3148RE: [webanalytics] Re: Behavioral differences in group that blocks 3rd party cookies?
- Aug 11, 2005
There is a very simple process that we went through in determining an accurate estimate of the traffic visiting our customers sites that were not accepting a 3rd party cookies. We used utilized multiple methodologies in order to triangulate on an accurate estimate of the population. By now we have looked at a sample spanning over 18 months and 10 billion visit sessions now. Using the methodology we have found some clear patterns.
First if you look at only IP address you would see an increase that would typically start around 2% and would currently be around the 4% range. If you look at the same dataset and now layer on the IP + Agent sessionization you will see a significant increase over the same time period. The trend starts very close to simply tracking by IP address but separates quickly and grows to an average of 10% on the low end and 18%-19% on the upper end. Simply tracking by IP address really no longer reflects the actual trend of the traffic rejecting 3rd party cookies.
If you take one more step, regardless of the vendor your are using, take the total pageviews for the segment not accepting cookies, and then divide by the average pageviews per visit for your cookied traffic and you will typically find between a 1.5 and 2x increase in the number found when only using IP + Agent, these results should more accurately reflect the scope of this traffic. In our examination of the same population we found that it validated other industry reports like Jupiters Cookie study by Eric Peterson.
The vast majority of our customers already use a first party cookie, however over the last few months we have had hundreds of customers who are on a third party cookie make the change to 1st party cookies with dramatic results with rejection rates in the sub 1 to 4%.
Some important things to consider:
Are you only looking at IP addresses you may be under estimating traffic significantly
Does your solution offer backup sessionization methods like IP + Agent
What does the rejection rate look like if you take the pageviews of the cookieless population divided by average pageviews per cookied visitors
How does your solution handle the cookieless traffic, do they throw out data for this traffic, campaign clickthroughs, visits, etc. This can cause your metrics to vary significantly from other reports that you be looking at from advertising partners
VP WebTrends Products
From: firstname.lastname@example.org [mailto:email@example.com] On Behalf Of john clinton
Sent: Thursday, August 11, 2005 9:09 PM
Subject: RE: [webanalytics] Re: Behavioral differences in group that blocks 3rd party cookies?
John, what's your take on 1st party cookies? My
understanding is 1pc are blocked less than 1% and
anti-spy ware solutions currently do not delete them.
What do you think about WebTrends claims regarding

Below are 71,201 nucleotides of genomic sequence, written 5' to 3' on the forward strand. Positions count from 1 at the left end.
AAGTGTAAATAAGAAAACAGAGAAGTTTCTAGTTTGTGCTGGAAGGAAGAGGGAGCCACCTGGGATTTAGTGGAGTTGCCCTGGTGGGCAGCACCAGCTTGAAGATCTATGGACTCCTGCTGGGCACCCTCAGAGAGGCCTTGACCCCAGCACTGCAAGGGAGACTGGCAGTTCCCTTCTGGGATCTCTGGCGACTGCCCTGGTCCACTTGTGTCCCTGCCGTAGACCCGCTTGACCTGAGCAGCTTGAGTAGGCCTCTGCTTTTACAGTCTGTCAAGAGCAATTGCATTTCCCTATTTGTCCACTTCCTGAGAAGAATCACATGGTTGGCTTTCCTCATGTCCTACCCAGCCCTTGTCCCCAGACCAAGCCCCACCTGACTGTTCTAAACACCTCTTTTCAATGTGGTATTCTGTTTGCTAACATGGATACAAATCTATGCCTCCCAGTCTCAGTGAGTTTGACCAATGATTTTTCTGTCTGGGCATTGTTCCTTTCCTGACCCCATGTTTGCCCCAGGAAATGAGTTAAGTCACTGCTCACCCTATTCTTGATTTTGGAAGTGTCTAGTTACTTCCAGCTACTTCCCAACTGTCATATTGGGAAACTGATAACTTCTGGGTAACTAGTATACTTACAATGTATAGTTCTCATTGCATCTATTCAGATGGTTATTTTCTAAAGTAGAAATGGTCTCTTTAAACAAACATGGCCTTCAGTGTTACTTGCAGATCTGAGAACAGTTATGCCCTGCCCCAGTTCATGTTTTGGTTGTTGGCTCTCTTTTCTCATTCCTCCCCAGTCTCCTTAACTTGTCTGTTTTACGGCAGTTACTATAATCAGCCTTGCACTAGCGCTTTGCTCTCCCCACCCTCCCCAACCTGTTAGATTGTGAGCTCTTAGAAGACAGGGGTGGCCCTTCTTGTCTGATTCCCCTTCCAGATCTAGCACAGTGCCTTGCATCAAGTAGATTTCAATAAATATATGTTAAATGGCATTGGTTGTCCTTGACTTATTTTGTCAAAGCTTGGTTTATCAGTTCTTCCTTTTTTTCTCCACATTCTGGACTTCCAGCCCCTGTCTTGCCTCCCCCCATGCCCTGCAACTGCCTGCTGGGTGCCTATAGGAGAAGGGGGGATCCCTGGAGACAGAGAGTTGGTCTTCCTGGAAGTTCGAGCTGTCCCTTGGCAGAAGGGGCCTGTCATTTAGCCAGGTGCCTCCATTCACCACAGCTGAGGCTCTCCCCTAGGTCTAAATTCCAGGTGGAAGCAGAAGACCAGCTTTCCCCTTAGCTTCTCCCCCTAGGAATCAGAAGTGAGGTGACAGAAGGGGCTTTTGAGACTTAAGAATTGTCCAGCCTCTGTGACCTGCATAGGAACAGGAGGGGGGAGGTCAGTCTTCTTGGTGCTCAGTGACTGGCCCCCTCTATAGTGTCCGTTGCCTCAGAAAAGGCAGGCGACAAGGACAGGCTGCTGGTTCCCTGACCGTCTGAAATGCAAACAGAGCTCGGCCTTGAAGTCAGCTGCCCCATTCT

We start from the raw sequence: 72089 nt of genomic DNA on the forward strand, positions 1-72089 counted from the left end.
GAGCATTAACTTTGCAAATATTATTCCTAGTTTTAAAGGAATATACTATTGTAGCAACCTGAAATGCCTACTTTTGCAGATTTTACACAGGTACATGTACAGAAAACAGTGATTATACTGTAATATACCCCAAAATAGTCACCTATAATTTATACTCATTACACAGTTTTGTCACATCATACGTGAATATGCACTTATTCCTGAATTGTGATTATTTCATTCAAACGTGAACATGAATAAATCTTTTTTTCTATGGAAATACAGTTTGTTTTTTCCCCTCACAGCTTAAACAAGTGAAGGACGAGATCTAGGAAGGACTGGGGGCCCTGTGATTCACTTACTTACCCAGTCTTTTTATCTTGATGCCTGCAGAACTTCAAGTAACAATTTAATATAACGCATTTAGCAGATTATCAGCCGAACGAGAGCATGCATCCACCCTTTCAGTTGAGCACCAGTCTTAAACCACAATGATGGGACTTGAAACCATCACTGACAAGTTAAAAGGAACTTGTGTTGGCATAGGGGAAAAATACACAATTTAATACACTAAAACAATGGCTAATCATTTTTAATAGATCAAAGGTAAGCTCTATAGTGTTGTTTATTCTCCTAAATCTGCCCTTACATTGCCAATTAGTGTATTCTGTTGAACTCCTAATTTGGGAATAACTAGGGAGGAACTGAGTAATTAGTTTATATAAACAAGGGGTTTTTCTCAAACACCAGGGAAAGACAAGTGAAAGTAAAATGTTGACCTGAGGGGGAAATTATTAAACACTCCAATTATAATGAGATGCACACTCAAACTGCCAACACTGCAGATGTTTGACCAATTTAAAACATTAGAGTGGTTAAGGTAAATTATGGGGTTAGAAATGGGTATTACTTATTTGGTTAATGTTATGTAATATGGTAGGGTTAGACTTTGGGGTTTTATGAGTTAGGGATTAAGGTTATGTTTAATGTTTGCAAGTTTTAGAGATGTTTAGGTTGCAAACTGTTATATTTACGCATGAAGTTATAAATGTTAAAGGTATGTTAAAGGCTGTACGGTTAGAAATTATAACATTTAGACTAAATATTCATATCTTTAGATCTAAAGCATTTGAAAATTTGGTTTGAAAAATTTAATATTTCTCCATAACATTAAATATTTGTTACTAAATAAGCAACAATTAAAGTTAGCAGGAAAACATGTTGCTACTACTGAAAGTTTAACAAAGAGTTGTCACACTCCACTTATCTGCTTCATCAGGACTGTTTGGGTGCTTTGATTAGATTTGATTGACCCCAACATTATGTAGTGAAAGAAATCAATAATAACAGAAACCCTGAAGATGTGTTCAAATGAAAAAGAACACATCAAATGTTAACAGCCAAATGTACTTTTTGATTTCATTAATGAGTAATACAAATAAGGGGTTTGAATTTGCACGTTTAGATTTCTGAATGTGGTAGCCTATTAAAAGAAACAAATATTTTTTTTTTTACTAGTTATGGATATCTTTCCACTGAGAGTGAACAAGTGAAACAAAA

user agent statistics with IP address to get a more
accurate count? My problem with this our European
clients do not want us storing IP address at any point
other than a quick look up with Akamai then we dump
them. Not to mention most visitors are surfing from
work where they typically have one IP address and all
the computers are running the same image in essence
having the same user agent information and IP address.
--- john marshall <jmarshall@...> wrote:
> Thanks for clarifying that you do mean blocking.
> I also should back-pedal on my statement that
> blocking is 'rare'. It's less
> common than deletion, but it is indeed increasing. I
> don't mean to downplay
> the importance of the problem of blocking.
> John Marshall
> > Subject: [webanalytics] Re: Behavioral differences
> in group
> > that blocks 3rd party cookies?
> > Thanks for your response -
> > I agree that, intuitively, missing 15% seems
> > What I am looking for is something beyond that,
> > Some data/evidence to back up or defeat the
> assertion that
> > ... as the sample of Internet users who do NOT
> block 3rd
> > party cookies (and I do mean block) diminishes ...
> that that
> > shrinking sample will lose its value as a source
> of web
> > analytics data. That, at some point, data on that
> > behavior cannot meaningfully or reliably be
> extrapolated to the whole.
> > --- In firstname.lastname@example.org, "Amer, Mike"
> <mamer@v...> wrote:
> > > > Blocking and rejection of third party cookies
> is rare. Did you
> > perhaps
> > > > intend to ask for data on those that *delete*
> third party
> > cookies?
> > > That
> > > > is much more common.
> > >
> > > Third party cookies being blocked isn't
> exactly rare. Eric's
> > blog
> > > has an entry that mentions numbers from
> Coremetrics and WebTrends
> > that
> > > are both around 15%.
> > >
> > htm
> > > l If my analytics solution depended upon
> third-party cookies to
> > track
> > > visitors, I would find this very troubling.
> > >
> > > I suppose that with 85% of traffic being
> reported, you can
> > still make
> > > directional decisions. But if you are using web
> analytics to power
> > > other marketing efforts, then missing out on 15%
> of traffic is a
> > pretty
> > > big deal.
> > >
> > > - Mike Amer
> > > Victoria 's Secret
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